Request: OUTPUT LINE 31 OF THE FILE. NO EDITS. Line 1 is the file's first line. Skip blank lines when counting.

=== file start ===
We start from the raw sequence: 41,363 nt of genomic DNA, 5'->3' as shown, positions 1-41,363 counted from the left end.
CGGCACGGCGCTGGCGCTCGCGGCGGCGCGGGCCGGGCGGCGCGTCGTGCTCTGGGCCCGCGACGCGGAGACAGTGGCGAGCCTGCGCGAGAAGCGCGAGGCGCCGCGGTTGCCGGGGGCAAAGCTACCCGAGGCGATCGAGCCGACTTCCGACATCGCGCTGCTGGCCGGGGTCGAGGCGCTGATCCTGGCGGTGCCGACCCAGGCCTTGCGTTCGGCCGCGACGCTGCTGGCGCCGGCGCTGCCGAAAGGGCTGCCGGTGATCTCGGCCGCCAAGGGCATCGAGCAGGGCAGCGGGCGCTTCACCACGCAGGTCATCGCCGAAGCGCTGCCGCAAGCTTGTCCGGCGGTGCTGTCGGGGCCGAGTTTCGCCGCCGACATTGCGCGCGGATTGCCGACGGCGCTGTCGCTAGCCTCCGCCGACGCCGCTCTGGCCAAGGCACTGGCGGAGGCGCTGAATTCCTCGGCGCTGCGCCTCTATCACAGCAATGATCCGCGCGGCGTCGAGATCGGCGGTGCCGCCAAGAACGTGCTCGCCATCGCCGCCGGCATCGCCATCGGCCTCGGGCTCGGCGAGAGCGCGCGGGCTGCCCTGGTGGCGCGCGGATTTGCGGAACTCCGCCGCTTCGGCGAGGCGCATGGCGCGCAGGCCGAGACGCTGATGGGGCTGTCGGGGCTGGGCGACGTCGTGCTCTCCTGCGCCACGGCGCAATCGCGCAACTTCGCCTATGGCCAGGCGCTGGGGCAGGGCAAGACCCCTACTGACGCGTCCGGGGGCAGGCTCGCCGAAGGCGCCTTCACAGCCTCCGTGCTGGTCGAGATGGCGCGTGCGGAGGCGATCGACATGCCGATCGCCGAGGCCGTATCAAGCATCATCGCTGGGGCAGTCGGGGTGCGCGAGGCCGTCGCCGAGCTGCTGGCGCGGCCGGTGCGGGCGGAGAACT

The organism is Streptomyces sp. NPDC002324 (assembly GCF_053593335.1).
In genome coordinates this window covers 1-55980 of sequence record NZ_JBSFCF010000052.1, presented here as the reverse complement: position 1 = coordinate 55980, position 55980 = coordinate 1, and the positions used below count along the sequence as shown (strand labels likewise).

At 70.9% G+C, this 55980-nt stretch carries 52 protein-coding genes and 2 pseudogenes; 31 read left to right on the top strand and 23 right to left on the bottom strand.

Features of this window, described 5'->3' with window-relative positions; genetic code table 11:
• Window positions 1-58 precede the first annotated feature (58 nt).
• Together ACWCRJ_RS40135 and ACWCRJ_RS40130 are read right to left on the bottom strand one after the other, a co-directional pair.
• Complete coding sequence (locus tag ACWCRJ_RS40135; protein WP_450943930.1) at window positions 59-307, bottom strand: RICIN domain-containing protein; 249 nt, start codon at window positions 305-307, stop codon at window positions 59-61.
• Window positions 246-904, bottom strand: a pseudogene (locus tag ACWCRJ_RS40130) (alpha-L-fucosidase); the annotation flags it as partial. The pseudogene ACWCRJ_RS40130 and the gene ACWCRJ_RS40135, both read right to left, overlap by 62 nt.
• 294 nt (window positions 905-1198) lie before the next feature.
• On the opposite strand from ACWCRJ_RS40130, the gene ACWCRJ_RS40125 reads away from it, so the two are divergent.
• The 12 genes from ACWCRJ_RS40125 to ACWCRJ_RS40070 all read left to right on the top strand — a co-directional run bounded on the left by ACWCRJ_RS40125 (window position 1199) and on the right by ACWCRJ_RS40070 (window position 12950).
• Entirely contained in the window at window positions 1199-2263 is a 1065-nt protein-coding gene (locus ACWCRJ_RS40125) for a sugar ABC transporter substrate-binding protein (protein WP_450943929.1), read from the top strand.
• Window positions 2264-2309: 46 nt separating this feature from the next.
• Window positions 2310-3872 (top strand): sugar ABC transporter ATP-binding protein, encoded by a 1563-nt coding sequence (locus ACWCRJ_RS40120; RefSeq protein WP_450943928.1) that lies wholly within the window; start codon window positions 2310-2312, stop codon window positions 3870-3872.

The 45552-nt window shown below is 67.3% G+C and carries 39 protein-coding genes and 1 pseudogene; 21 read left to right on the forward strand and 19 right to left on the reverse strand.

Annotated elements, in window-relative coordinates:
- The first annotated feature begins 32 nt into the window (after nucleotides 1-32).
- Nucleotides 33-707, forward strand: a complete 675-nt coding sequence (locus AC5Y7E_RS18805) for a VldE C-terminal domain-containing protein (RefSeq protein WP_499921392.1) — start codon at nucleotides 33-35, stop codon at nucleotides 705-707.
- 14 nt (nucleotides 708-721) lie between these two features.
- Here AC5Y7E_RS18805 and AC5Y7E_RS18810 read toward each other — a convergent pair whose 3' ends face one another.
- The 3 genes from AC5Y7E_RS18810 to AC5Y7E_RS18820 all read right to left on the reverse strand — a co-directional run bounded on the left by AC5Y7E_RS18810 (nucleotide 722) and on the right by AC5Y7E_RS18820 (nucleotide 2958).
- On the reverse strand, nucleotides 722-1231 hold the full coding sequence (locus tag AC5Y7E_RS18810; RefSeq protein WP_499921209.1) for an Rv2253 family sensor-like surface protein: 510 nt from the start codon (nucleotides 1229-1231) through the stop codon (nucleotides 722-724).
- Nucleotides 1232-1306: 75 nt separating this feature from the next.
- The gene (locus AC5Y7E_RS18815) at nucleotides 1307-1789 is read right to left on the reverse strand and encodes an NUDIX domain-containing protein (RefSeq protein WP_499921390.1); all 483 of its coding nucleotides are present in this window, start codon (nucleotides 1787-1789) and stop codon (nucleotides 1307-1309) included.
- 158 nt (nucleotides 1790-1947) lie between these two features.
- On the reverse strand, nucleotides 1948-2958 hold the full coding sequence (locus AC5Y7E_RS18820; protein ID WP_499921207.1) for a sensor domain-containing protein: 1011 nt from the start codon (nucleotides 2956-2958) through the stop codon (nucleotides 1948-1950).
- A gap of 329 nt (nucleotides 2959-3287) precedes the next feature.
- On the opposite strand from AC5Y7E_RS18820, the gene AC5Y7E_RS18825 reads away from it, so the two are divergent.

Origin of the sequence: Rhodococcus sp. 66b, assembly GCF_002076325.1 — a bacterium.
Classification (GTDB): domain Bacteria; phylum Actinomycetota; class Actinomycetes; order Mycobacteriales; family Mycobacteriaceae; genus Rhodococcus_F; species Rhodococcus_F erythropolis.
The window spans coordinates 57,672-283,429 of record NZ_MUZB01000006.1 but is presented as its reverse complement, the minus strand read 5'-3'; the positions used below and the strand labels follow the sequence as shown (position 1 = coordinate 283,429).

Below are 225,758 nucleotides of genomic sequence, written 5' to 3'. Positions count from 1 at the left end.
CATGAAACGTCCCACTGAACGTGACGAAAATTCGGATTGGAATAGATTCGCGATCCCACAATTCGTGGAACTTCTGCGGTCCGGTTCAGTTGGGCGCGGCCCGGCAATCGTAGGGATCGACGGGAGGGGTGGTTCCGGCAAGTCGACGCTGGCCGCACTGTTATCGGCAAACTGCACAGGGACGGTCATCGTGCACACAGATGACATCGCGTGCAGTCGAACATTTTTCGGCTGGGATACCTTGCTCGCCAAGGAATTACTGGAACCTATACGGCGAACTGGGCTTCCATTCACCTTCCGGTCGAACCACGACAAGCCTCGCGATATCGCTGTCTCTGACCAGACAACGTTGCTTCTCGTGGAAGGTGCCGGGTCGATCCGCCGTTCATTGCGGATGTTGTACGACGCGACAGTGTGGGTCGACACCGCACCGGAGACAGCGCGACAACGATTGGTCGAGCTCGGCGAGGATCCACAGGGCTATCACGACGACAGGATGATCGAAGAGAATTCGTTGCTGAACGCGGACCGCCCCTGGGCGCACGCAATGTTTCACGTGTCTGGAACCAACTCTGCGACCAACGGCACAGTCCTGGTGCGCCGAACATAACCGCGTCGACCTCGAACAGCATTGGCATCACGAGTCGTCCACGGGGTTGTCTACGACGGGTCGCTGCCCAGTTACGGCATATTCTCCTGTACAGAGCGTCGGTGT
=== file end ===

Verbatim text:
Origin of the sequence: Rhodococcus sp. 66b, assembly GCF_002076325.1 — a bacterium.